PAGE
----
My mind flashed back to Ratko Mladić. When I found out about his capture, the article I was reading had a very large, close-up photo of Mladić's face. I remember the brief thought I had at that moment that this was the face of a man who had been knit in his mother's womb by the same Hands that knit me. Now before you get all "het up" thinking that I want to set mass murders free with a slap on the hand, please know that isn't true. I'm still of the mind that Mladić should be held accountable for his crimes. But as I was washing the shampoo out of my hair and trying to commune with Lord at the same time, it came to me. Jesus was telling me, "Even him - even this very man! I want him to be reconciled to me. I want to have a relationship with him." And I knew then that Jesus will chase this man down. I have no way of knowing if Mladić will respond to the call of the Savior. But what I do know is that Jesus shed His blood for even this man. It would not occur to me in my fallen state to give my life for a man that is considered a butcher in our society, but my thoughts are not His thoughts. I think in Jesus' story, the Samaritan would have stopped to help even if it were Mladić lying there on the side of the road.
The Hands that knit me in my mother's womb are the Hands of an Almighty God who says, "Even you, Carolyn! Even you! Even when you are mired in sin and slogging your way through it trying to prove that you can run the world - even then - I love you and want to be in a relationship with you. I gave My only begotten Son because I want you to have everlasting life with Me!" And I am humbled. And grateful. And how can I act upon that gratitude but to show mercy to others who are fearfully and wonderfully made?
Now here in central Texas, I don't run across a lot of people who have been robbed, beaten, and left for dead on the side of the road. I don't even run across many war criminals. So who should I be showing mercy to? Maybe the people in my life who emotionally beat and rob me and others. Maybe the people who steal my time with no thought of ever returning it. Maybe the people whose emotional lives are the equivalent of broken-down trailers - the one's who have emotional baggage littered all over their front lawns. My initial reaction to that is, "I don't think so! I have enough going on in my life without their drama!" But my thoughts are not His thoughts. Jesus ate with prostitutes and tax collectors. He gave His life for those whose cheese is seriously sliding off of their crackers. Now before you get all het up again thinking that I'm advocating that you let people like this overrun your life, push your buttons, and break through your boundaries, just stop for a minute. If anybody had good boundaries, it was Jesus. He would stop people cold if they were headed off in the wrong direction. But He loved them and He showed mercy.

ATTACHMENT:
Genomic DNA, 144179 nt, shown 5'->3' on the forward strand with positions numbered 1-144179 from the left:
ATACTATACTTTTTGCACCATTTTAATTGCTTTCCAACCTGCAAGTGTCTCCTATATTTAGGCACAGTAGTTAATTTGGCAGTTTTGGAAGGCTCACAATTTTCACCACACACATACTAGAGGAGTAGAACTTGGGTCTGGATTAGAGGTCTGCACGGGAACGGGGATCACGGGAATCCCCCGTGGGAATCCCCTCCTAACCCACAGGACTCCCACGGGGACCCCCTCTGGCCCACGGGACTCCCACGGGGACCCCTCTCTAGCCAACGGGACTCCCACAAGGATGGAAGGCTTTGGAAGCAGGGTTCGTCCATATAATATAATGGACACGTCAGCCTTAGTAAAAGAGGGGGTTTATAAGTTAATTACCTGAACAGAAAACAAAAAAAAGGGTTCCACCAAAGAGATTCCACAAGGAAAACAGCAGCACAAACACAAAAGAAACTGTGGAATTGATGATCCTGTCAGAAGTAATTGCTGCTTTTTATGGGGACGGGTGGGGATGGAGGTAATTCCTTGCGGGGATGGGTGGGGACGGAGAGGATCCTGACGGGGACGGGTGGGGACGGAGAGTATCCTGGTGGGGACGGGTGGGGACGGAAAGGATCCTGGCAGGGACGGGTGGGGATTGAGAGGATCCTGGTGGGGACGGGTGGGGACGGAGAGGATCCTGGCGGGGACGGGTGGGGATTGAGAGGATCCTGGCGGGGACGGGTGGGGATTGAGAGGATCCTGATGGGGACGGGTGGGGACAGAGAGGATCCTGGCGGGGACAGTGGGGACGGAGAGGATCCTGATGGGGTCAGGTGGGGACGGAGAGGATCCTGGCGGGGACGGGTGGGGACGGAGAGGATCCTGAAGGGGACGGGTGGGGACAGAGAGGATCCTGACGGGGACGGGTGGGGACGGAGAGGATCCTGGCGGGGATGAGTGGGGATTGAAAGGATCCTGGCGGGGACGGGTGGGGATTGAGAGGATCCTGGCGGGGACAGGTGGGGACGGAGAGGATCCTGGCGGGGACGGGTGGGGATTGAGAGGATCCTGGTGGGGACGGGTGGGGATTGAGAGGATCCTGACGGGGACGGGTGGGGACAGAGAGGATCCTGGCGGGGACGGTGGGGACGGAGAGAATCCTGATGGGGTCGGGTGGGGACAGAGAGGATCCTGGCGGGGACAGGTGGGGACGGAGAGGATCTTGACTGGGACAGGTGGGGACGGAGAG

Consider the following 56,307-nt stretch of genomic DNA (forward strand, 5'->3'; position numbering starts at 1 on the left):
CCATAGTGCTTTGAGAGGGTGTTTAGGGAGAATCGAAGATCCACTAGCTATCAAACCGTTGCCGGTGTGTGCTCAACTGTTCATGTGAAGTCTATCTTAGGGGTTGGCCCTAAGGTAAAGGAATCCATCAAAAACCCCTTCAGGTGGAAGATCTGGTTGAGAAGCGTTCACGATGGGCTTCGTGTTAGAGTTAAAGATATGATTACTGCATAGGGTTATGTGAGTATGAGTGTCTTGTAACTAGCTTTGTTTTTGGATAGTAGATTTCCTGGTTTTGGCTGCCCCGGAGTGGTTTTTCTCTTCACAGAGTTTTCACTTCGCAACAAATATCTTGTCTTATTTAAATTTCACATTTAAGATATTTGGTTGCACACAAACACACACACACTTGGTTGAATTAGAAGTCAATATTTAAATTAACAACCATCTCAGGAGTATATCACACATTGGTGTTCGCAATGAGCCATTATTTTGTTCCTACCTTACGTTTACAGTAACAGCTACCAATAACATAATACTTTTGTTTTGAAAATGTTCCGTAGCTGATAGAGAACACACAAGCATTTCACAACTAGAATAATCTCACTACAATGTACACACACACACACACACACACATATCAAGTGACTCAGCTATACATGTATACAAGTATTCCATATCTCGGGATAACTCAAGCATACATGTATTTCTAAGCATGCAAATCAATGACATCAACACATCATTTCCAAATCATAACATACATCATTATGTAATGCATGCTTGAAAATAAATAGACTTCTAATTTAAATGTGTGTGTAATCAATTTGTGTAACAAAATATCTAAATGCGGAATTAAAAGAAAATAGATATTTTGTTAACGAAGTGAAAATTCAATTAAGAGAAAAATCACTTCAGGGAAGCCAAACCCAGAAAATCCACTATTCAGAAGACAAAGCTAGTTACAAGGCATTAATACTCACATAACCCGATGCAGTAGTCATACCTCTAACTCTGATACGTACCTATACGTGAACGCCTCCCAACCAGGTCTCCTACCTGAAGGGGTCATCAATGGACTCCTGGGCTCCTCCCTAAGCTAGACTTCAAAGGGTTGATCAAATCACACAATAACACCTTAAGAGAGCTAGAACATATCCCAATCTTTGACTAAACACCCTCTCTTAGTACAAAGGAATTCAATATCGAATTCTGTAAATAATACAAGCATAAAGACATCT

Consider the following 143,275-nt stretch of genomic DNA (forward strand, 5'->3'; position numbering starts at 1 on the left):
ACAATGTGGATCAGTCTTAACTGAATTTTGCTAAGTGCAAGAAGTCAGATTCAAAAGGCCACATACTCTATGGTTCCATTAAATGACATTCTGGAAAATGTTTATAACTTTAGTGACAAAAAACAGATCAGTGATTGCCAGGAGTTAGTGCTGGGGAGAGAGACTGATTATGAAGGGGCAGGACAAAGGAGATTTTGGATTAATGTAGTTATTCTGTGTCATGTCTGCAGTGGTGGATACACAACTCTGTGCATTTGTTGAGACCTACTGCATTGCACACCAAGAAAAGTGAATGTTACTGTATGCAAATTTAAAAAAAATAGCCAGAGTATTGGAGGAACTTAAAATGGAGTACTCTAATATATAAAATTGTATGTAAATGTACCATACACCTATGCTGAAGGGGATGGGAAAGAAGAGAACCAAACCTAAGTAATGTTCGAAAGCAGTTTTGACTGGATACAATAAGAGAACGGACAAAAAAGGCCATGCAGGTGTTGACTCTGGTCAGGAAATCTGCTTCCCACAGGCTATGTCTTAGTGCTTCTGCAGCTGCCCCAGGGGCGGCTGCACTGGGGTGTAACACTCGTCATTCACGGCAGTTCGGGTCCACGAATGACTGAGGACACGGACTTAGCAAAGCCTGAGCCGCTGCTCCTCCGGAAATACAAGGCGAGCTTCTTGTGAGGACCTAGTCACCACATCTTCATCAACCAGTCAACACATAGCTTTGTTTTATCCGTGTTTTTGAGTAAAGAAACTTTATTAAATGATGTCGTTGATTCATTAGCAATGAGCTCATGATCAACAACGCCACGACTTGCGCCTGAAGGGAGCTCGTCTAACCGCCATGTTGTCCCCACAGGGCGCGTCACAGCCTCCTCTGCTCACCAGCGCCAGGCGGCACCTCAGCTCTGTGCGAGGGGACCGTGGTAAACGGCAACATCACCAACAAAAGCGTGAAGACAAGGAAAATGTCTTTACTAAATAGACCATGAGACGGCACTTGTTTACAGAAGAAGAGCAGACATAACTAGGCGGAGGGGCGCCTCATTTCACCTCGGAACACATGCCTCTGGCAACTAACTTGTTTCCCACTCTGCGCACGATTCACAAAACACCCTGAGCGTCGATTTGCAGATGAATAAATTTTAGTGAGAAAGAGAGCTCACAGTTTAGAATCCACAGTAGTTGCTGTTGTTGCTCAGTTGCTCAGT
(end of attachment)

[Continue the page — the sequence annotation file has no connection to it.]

Now He wants me to show mercy. He wants me to stop sitting pretty in a pew while pretending that I've got it all together and demanding that you do the same. He does want me to love the woman sitting next to me in church pretending that she doesn't have any issues (its-yous). But He also wants me to love and show mercy to the woman shopping next to me at the Goodwill who has so much emotional baggage that she needs one of those luggage haulers like you see out on the tarmac at the airport. He even wants me to show mercy to the "hooker from the Kit Kat Ranch in Carson City, Nevada". (two points if you know where that reference comes from) And I'm pretty sure He wants me to show mercy to my melodramatic friends who I would rather "grow apart" from.
Now that I've led you on this path through my seemingly random musings, I hope you see that God was using my thoughts to get me to His thoughts. I will say that I have no idea what showing mercy looks like in most situations. I'm going to have to give up my self-centered thinking so that my head will be clear enough to receive the loving Guidance of the One who loves me. You are more than welcome to walk this path with me. :)